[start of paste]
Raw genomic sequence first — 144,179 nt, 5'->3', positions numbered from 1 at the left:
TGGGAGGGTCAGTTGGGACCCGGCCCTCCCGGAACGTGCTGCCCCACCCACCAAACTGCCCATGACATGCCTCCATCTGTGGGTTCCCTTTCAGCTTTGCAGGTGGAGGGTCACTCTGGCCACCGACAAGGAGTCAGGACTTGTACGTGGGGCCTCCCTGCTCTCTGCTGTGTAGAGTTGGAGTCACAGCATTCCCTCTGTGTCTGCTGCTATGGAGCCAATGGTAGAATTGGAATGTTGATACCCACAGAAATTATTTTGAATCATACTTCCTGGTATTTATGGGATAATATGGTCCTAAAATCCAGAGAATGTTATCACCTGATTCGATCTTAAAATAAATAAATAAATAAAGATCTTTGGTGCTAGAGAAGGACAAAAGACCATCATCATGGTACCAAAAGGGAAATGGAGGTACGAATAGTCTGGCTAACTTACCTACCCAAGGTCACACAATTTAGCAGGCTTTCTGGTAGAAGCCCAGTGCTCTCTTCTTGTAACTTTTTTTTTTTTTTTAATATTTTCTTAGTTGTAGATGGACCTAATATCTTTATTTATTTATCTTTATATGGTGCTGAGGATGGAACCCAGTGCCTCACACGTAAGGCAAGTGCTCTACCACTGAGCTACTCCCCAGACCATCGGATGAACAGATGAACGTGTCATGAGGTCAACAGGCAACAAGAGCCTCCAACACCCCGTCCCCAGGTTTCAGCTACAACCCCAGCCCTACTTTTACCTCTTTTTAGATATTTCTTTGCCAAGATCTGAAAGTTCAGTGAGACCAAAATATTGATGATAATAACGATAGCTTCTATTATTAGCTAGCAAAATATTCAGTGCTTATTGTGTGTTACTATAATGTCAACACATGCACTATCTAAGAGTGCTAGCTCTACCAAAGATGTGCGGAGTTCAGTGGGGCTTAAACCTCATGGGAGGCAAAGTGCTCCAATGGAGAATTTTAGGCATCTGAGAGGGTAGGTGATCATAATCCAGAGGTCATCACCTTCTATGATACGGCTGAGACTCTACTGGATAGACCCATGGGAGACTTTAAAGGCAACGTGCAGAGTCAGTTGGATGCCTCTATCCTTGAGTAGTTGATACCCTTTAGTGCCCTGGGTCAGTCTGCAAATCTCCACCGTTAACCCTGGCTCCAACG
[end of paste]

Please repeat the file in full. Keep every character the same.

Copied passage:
Raw genomic sequence first — 144,179 nt, 5'->3', positions numbered from 1 at the left:
TGGGAGGGTCAGTTGGGACCCGGCCCTCCCGGAACGTGCTGCCCCACCCACCAAACTGCCCATGACATGCCTCCATCTGTGGGTTCCCTTTCAGCTTTGCAGGTGGAGGGTCACTCTGGCCACCGACAAGGAGTCAGGACTTGTACGTGGGGCCTCCCTGCTCTCTGCTGTGTAGAGTTGGAGTCACAGCATTCCCTCTGTGTCTGCTGCTATGGAGCCAATGGTAGAATTGGAATGTTGATACCCACAGAAATTATTTTGAATCATACTTCCTGGTATTTATGGGATAATATGGTCCTAAAATCCAGAGAATGTTATCACCTGATTCGATCTTAAAATAAATAAATAAATAAAGATCTTTGGTGCTAGAGAAGGACAAAAGACCATCATCATGGTACCAAAAGGGAAATGGAGGTACGAATAGTCTGGCTAACTTACCTACCCAAGGTCACACAATTTAGCAGGCTTTCTGGTAGAAGCCCAGTGCTCTCTTCTTGTAACTTTTTTTTTTTTTTTAATATTTTCTTAGTTGTAGATGGACCTAATATCTTTATTTATTTATCTTTATATGGTGCTGAGGATGGAACCCAGTGCCTCACACGTAAGGCAAGTGCTCTACCACTGAGCTACTCCCCAGACCATCGGATGAACAGATGAACGTGTCATGAGGTCAACAGGCAACAAGAGCCTCCAACACCCCGTCCCCAGGTTTCAGCTACAACCCCAGCCCTACTTTTACCTCTTTTTAGATATTTCTTTGCCAAGATCTGAAAGTTCAGTGAGACCAAAATATTGATGATAATAACGATAGCTTCTATTATTAGCTAGCAAAATATTCAGTGCTTATTGTGTGTTACTATAATGTCAACACATGCACTATCTAAGAGTGCTAGCTCTACCAAAGATGTGCGGAGTTCAGTGGGGCTTAAACCTCATGGGAGGCAAAGTGCTCCAATGGAGAATTTTAGGCATCTGAGAGGGTAGGTGATCATAATCCAGAGGTCATCACCTTCTATGATACGGCTGAGACTCTACTGGATAGACCCATGGGAGACTTTAAAGGCAACGTGCAGAGTCAGTTGGATGCCTCTATCCTTGAGTAGTTGATACCCTTTAGTGCCCTGGGTCAGTCTGCAAATCTCCACCGTTAACCCTGGCTCCAACG